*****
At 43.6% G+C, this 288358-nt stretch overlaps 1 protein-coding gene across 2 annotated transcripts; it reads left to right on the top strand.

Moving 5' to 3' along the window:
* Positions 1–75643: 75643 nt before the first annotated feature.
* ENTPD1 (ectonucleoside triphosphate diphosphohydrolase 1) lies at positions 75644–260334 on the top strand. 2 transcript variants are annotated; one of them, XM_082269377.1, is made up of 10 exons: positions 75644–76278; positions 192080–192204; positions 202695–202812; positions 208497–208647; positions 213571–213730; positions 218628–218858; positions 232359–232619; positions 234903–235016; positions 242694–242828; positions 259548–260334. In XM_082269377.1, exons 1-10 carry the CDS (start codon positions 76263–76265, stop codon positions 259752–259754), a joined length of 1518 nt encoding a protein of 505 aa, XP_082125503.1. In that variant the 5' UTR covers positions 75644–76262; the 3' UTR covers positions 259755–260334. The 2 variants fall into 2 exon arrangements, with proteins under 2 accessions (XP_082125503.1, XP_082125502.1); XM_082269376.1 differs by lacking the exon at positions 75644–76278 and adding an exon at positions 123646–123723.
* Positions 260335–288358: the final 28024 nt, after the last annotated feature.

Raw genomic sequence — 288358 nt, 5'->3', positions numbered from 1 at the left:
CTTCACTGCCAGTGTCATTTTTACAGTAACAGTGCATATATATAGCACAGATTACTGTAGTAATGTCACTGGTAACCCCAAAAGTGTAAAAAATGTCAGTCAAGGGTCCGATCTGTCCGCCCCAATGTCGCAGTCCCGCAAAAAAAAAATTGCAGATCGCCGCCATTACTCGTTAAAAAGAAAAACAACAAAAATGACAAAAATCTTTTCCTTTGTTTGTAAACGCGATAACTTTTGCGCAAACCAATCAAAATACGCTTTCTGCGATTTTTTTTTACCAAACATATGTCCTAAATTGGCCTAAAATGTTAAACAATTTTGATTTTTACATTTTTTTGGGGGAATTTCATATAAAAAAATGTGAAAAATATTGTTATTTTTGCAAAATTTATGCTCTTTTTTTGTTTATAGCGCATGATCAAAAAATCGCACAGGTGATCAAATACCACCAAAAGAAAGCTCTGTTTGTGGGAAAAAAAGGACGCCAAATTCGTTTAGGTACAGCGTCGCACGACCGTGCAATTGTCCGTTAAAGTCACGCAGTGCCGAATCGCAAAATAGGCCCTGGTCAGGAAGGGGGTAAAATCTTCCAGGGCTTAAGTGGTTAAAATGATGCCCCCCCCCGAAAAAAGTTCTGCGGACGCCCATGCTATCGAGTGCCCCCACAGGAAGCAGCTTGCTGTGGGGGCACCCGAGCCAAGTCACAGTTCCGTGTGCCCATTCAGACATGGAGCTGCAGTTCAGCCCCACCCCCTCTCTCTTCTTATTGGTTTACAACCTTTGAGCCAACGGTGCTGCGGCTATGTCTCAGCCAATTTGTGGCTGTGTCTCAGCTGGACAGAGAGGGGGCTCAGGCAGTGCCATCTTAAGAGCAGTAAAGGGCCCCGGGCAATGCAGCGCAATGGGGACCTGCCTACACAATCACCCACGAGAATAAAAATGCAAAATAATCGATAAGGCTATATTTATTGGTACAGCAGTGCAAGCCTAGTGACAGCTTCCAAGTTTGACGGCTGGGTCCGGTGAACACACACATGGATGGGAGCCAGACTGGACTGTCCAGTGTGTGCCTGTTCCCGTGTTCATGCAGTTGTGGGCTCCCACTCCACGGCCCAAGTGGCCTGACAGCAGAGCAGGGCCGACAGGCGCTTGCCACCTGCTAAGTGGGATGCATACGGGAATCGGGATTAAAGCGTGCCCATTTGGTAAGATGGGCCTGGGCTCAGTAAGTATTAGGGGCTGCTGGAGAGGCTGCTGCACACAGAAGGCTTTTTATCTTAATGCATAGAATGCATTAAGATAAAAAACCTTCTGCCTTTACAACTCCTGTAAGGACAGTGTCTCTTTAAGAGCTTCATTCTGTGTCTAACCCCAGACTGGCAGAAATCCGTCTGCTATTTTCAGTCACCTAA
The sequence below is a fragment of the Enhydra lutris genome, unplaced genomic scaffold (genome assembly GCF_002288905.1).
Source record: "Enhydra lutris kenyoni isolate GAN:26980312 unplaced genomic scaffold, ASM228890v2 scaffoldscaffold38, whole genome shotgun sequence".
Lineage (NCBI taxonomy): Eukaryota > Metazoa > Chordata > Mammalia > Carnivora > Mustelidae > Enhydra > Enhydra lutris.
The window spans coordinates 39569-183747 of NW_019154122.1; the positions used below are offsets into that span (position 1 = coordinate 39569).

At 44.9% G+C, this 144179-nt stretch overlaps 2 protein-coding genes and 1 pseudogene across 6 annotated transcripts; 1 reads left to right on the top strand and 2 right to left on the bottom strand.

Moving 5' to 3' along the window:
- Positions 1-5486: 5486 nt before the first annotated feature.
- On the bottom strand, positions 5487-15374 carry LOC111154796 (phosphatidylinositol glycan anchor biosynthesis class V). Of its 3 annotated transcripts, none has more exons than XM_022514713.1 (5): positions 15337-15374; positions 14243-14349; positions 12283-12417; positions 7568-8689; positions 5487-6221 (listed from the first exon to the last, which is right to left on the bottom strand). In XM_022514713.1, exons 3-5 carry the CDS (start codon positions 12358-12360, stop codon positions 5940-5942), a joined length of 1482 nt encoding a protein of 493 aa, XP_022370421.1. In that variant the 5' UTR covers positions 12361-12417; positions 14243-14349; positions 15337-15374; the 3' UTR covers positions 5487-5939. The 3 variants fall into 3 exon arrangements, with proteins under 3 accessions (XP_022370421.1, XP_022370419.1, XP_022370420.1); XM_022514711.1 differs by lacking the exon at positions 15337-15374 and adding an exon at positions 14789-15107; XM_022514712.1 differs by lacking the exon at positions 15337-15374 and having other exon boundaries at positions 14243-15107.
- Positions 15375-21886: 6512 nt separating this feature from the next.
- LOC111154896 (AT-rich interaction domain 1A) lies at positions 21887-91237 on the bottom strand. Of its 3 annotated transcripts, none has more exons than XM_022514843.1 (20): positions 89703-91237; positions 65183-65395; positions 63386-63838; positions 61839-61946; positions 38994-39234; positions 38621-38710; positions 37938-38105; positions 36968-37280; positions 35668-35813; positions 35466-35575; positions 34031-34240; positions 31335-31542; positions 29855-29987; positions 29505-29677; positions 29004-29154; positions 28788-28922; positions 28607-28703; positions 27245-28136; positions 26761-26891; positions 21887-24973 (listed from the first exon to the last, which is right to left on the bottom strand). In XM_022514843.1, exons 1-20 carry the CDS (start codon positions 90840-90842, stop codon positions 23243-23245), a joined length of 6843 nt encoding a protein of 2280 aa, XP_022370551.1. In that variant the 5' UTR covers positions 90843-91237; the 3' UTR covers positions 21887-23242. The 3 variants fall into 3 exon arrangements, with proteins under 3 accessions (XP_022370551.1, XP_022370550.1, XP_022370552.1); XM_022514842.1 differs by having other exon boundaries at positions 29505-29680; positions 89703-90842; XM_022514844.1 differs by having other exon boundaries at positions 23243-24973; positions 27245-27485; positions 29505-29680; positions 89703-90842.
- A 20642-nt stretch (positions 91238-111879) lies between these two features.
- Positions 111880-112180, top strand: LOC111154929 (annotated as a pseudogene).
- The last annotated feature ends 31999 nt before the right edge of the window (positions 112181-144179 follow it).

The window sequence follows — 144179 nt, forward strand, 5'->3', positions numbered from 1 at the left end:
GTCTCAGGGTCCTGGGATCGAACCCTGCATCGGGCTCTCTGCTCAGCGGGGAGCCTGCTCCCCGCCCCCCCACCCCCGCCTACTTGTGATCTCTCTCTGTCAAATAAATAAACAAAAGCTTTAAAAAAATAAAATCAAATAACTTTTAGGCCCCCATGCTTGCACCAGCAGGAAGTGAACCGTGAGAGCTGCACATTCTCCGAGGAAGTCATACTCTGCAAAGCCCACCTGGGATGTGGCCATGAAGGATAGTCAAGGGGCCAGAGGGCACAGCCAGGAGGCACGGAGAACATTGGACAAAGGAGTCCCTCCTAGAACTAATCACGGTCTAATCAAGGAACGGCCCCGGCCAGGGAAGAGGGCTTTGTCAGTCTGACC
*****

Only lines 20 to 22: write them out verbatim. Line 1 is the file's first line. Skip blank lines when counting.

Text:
- The last annotated feature ends 31999 nt before the right edge of the window (positions 112181-144179 follow it).

The window sequence follows — 144179 nt, forward strand, 5'->3', positions numbered from 1 at the left end:
GTCTCAGGGTCCTGGGATCGAACCCTGCATCGGGCTCTCTGCTCAGCGGGGAGCCTGCTCCCCGCCCCCCCACCCCCGCCTACTTGTGATCTCTCTCTGTCAAATAAATAAACAAAAGCTTTAAAAAAATAAAATCAAATAACTTTTAGGCCCCCATGCTTGCACCAGCAGGAAGTGAACCGTGAGAGCTGCACATTCTCCGAGGAAGTCATACTCTGCAAAGCCCACCTGGGATGTGGCCATGAAGGATAGTCAAGGGGCCAGAGGGCACAGCCAGGAGGCACGGAGAACATTGGACAAAGGAGTCCCTCCTAGAACTAATCACGGTCTAATCAAGGAACGGCCCCGGCCAGGGAAGAGGGCTTTGTCAGTCTGACC